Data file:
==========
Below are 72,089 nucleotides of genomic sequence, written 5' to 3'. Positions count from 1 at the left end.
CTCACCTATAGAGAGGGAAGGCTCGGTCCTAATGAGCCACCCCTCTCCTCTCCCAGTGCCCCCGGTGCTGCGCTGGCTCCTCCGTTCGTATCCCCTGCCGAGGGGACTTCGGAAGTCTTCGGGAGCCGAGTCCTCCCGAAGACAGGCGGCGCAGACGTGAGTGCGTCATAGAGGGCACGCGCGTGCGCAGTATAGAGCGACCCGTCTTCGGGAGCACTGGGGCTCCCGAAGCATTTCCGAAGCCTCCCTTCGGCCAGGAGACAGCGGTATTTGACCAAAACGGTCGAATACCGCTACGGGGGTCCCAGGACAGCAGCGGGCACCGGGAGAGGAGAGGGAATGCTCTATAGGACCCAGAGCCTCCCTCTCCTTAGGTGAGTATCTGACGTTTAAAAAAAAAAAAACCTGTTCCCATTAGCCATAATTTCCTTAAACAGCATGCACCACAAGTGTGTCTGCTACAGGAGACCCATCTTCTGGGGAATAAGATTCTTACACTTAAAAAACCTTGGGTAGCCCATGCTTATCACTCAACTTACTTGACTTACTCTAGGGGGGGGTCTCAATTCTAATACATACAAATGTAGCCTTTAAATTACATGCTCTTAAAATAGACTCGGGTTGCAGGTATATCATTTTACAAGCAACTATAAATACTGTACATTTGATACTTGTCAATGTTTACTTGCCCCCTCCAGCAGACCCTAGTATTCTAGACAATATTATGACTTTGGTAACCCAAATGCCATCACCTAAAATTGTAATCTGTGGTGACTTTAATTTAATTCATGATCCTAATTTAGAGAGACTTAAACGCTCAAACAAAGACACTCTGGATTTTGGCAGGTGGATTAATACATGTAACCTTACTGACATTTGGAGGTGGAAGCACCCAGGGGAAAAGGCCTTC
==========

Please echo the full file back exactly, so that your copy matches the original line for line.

Below are 72,089 nucleotides of genomic sequence, written 5' to 3'. Positions count from 1 at the left end.
CTCACCTATAGAGAGGGAAGGCTCGGTCCTAATGAGCCACCCCTCTCCTCTCCCAGTGCCCCCGGTGCTGCGCTGGCTCCTCCGTTCGTATCCCCTGCCGAGGGGACTTCGGAAGTCTTCGGGAGCCGAGTCCTCCCGAAGACAGGCGGCGCAGACGTGAGTGCGTCATAGAGGGCACGCGCGTGCGCAGTATAGAGCGACCCGTCTTCGGGAGCACTGGGGCTCCCGAAGCATTTCCGAAGCCTCCCTTCGGCCAGGAGACAGCGGTATTTGACCAAAACGGTCGAATACCGCTACGGGGGTCCCAGGACAGCAGCGGGCACCGGGAGAGGAGAGGGAATGCTCTATAGGACCCAGAGCCTCCCTCTCCTTAGGTGAGTATCTGACGTTTAAAAAAAAAAAAACCTGTTCCCATTAGCCATAATTTCCTTAAACAGCATGCACCACAAGTGTGTCTGCTACAGGAGACCCATCTTCTGGGGAATAAGATTCTTACACTTAAAAAACCTTGGGTAGCCCATGCTTATCACTCAACTTACTTGACTTACTCTAGGGGGGGGTCTCAATTCTAATACATACAAATGTAGCCTTTAAATTACATGCTCTTAAAATAGACTCGGGTTGCAGGTATATCATTTTACAAGCAACTATAAATACTGTACATTTGATACTTGTCAATGTTTACTTGCCCCCTCCAGCAGACCCTAGTATTCTAGACAATATTATGACTTTGGTAACCCAAATGCCATCACCTAAAATTGTAATCTGTGGTGACTTTAATTTAATTCATGATCCTAATTTAGAGAGACTTAAACGCTCAAACAAAGACACTCTGGATTTTGGCAGGTGGATTAATACATGTAACCTTACTGACATTTGGAGGTGGAAGCACCCAGGGGAAAAGGCCTTC